Women have been making significant contributions to the evolution of music long before now. Female Forte recognises female composers and musicians from past to present and their impact on the world of music.
It is undeniable that women were significantly underrepresented in the classical music era. Whether they were overshadowed by their husband’s accomplishments, constrained by societal structures or inhibited by traditional gender roles of the era, women were rarely afforded the opportunity to share and showcase their musical talents, and certainly never at the same level as their male counterparts. Fast forward to today and the musical landscape at-large is indeed changing, however the gender gap and under-representation of women remains.
In Australia, Nicolette Fraillon, the Australian Ballet’s Music Director and internationally renowned conductor and musician in her own right openly called out gender inequality in the classical music world. Abroad, Marin Alsop, the first woman to conduct the Last Night of the Proms in its 118-year history acknowledged the progress towards inclusivity in classical music, but emphasised that the progress is painfully slow and it needn’t be.
Women have been making significant contributions to the evolution of music long before now. Their voices, compositions and artistry are worthy of attention, exploration and celebration. Female Forte recognises female composers and musicians from past to present and their impact on the world of music.
Clara Schumann (nee Wieck) was a unique female force of the classical music era, specifically during the 19th century. At a time when women (except for singers) rarely performed in public, Clara not only played the piano, but she also composed her own music (despite her compositions remaining largely unknown and unheard until the latter half of the 20th century). Spanning lieder and fugues to chamber and orchestral works, Clara’s virtuosity is often over-shadowed by the revolutionary compositions of her husband, Robert Schumann and his tragic death. However, the role Clara played in his life was critical to his musical success and classical music history.
Clara was a child wonder, receiving daily music lessons from her father in piano, violin, singing, theory, harmony, composition, and counterpoint. She practiced her learnings for a further two hours each day, honing her talent and developing her technique.
At eight years of age, Clara met another gifted young pianist who was a guest at a concert she was performing at the home of Dr. Ernst Carus: Robert Schumann. This was a fortuitous meeting which ignited one of the most renowned musical and romantic relationships in classical music history – a ‘power couple’ if you will.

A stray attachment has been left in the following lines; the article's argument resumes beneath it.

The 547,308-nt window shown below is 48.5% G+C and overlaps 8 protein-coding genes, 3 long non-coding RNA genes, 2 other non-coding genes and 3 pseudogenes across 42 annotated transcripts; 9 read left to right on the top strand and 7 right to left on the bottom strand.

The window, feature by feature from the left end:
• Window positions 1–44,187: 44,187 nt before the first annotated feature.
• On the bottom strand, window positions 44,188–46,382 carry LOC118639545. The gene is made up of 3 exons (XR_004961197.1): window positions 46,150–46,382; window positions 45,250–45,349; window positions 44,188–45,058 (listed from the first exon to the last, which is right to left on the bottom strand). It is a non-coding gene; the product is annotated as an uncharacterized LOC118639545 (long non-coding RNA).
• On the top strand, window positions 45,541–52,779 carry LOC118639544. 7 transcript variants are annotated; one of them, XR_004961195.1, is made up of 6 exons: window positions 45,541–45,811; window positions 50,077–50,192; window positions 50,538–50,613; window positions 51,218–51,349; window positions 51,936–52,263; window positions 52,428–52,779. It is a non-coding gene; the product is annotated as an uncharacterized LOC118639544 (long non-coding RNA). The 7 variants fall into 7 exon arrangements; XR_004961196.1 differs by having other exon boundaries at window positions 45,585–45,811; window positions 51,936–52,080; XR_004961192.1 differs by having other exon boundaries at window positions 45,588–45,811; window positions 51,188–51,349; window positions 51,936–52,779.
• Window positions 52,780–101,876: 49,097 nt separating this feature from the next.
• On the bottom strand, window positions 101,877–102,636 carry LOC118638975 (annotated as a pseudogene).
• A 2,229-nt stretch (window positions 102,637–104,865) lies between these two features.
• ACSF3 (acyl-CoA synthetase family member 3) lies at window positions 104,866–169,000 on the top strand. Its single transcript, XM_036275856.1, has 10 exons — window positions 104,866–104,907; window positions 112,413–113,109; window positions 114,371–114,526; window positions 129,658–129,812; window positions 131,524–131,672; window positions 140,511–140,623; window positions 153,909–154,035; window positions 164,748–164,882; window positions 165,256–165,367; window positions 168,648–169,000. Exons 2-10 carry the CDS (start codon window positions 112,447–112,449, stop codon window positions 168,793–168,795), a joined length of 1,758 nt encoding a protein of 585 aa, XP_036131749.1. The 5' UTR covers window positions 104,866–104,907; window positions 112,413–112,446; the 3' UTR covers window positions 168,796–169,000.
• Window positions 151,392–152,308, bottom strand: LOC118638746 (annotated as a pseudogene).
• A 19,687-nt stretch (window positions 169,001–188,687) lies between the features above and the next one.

At just 16 years of age, Clara composed her Piano Concerto in A minor – an energetic, sweeping and bold composition which demonstrated her authentic and original voice at such a young age, igniting an impressive career that spanned six decades.
Throughout her career Clara created 66 pieces - 20 pieces for solo piano, four for orchestra and piano, 29 songs and cadenzas for piano concertos, and is highly regarded as one of the foremost pianists of the era. She gave the world premiere of Robert Schumann's piano concerto and was the first to publicly perform the work of Johannes Brahms. Clara also performed over 200 concerts with violinist Joseph Joachim and regularly performed the music of Frédéric Chopin.
Clara’s career encountered ups and downs. History reveals that Clara’s relationship with Robert both inspired and inhibited her success. Robert would demand silence while composing, which prevented Clara from playing or performing herself. In their 14-year relationship, Clara gave birth to eight children and during this time continued to perform despite societal standards dictating that women were to support their husbands and be the primary carer for the family.
When Robert died in 1856, Clara was only in her 30s. It was then she stopped writing music. Later in life, Clara supported the music of Johannes Brahms who became a close friend following the death of her husband. Although she no longer composed music, she continued to perform and teach until the late-19th century, advocating her late-husband’s work throughout her career.
A multi-tasking trailblazer of her era, Clara Schumann was an independent woman of the classical music era. Her legacy, as Anna Beer (author of Sounds and Sweet Airs: The Forgotten Women of Classical Music) tells Public Radio International, can perhaps be best described in Beer’s own words:
“[Clara] believed the stories we tell ourselves about the capabilities of men and women, she said women are born to be interpreters, not creators… And yet, in other areas of life, Clara Schumann was very happy to break all the taboos of her society… She certainly left her kids at home. She certainly didn't look after them. She went on gruelling tours all over Europe, including during the entire time her husband, Robert, was in the mental asylum, but also in the months immediately after his death …[She] was utterly committed to that… And so we have a young woman's music; we have a performer's music. It is glorious. But one does wonder what she might have moved onto if circumstances had been different.”
Soundescapes will continue to showcase the stories of female composers and musicians from past to present and celebrate their impact on the world of music. Stay tuned.
Melbourne Recital Centre’s Merlyn Myer Music Commission provides significant creative freedom to an accomplished female composer, foster her artistic development and provide an opportunity for her new work to be performed and heard in an outstanding performance setting?